By Maria E. Garcia
Once a month the Logan Heights Old Timers meet for breakfast at the IHOP in National City. At one of those meetings I asked them to share their memories about Coach Merlin Pinkerton. Coach Pinkerton came to Neighborhood House in 1943.
The people quoted in this article are between the ages of 65 and 95 and yet their memories of Coach Pinkerton are clear and reflect the love they felt for him. The question becomes how did this man become the most loved and respected coach in the history of Neighborhood House? What did he do and how did he do it?
Macario “Mac” Colmenero refers to Coach Pinkerton as “the best thing that happened to Neighborhood House.” Oscar Torres described him as “one of a kind,” adding “they didn’t come any better than him.” Coach Pinkerton’s impact on “his boys” and the community around Neighborhood House is still felt today by these men.
News articles announced his arrival as the person hired to find a cure for crime and delinquency. He was described as coming to Neighborhood House to work with “delinquent boys.” At the time that Coach Pinkerton came to San Diego many of the Logan Heights families saw their fathers go off to war. Others worked long hours at the aircraft factories. Many of the mothers were also working in the aircraft plants or at the cannery. That left many of the boys unsupervised after school or during the long days of summer. Remember, the girls were expected to stay home and help with house work and cooking, and the boys were allowed to roam free.
Some of the families had been divided when one or both parents were sent back to Mexico during the devastating repatriation of the 1930s. Sometimes these kids were left behind in San Diego with family members and at other times with friends of the family. For a variety of reasons, the Great Depression and war years were a time of great upheaval for families in Logan Heights. Juvenile delinquency had its roots in the poverty and social upheaval of those years.
Prior to Coach Pinkerton’s arrival at Neighborhood House there had been a Mexican coach, Frank Gallindo, who spoke Spanish. Mr. Gallindo left to become a teacher at Memorial Junior High. The boys were suspicious at first of the Anglo from the Midwest who replaced him. Coach Pinkerton did not speak Spanish and came to this largely Mexican community with little or no knowledge of the culture.
Eighty three year old Joe Lopez remembered that at first it was “a little different.” According to Mr. Lopez “We accepted him because he was so nice.” As time passed, Coach Pinkerton became a father figure, a mentor and a confidant. Soon any doubts about his sincerity or concerns about any differences were forgotten as he earned their love and respect.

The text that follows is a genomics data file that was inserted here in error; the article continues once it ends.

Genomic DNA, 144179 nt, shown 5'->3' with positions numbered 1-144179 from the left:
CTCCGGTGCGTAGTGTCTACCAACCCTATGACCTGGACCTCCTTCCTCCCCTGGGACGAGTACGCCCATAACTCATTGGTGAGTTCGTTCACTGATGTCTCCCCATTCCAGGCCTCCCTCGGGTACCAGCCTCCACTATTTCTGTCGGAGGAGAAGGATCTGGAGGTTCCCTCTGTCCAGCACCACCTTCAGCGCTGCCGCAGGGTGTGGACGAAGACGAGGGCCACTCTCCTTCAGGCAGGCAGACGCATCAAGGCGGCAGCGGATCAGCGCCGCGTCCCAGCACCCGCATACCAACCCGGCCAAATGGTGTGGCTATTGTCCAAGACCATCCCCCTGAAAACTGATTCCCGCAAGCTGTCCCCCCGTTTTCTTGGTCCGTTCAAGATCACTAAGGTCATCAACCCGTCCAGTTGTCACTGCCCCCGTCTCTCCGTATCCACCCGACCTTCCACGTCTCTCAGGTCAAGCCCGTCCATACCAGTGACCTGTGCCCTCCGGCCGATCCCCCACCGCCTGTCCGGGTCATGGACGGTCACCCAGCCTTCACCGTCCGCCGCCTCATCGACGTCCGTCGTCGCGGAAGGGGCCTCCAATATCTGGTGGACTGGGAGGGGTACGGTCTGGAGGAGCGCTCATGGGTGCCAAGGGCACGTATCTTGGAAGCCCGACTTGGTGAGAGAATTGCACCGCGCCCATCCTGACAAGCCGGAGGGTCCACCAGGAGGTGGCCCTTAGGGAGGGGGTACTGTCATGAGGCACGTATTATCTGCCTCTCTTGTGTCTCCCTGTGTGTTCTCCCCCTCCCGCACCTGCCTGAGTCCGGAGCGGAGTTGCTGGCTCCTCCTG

The boys were suspicious at first of the Anglo from the Midwest who replaced him.
In a 1972 interview printed in the San Diego Union, Coach Pinkerton is quoted as saying he never felt that not speaking Spanish was a problem. He felt that many of the boys liked the idea of speaking English. By this time most of the boys attending Neighborhood House activities were born in the United States and thus first generation Mexican Americans. In addition to the Mexican American community there were many other ethnic groups such as Filipino and German residents who worked and played together in the Logan Heights community.
Coach Pinkerton played a big part in the lives of the boys from Neighborhood House. Virginia Sanchez, whose husband Neno was a regular at Neighborhood House, believes that if it had not been for Coach Pinkerton a lot of the boys would have ended up in juvenile hall.
Coach Pinkerton’s respect and affection for his boys were most obvious in the way he directed sports activities at Neighborhood House. Sports were the popular and effective vehicle he used to promote personal responsibility, excellence, leadership, team spirit and pride.
One of Coach Pinkerton’s first steps was to implement a letter for good sportsmanship on the playing field. A participant couldn’t qualify for this letter if he had spent a year at Anthony Home. Coach Pinkerton himself was quoted as saying that there was quite a bit of delinquency among “our boys.” While many of the boys’ activities were mischievous type behavior rather than delinquent, they could result in a stint at Anthony Home, a juvenile facility in San Diego. Several of the boys had experienced being sent to Anthony Home for minor infractions.
Coach Pinkerton also established a celebration banquet where the boys would be given their letter. The first year only twelve boys earned a letter. In 1945, fifty-four Neighborhood House boys were honored at the athlete’s banquet. Later records indicate that as many as 175 boys earned their letter. At one point banquets had to be discontinued because they had gotten so big.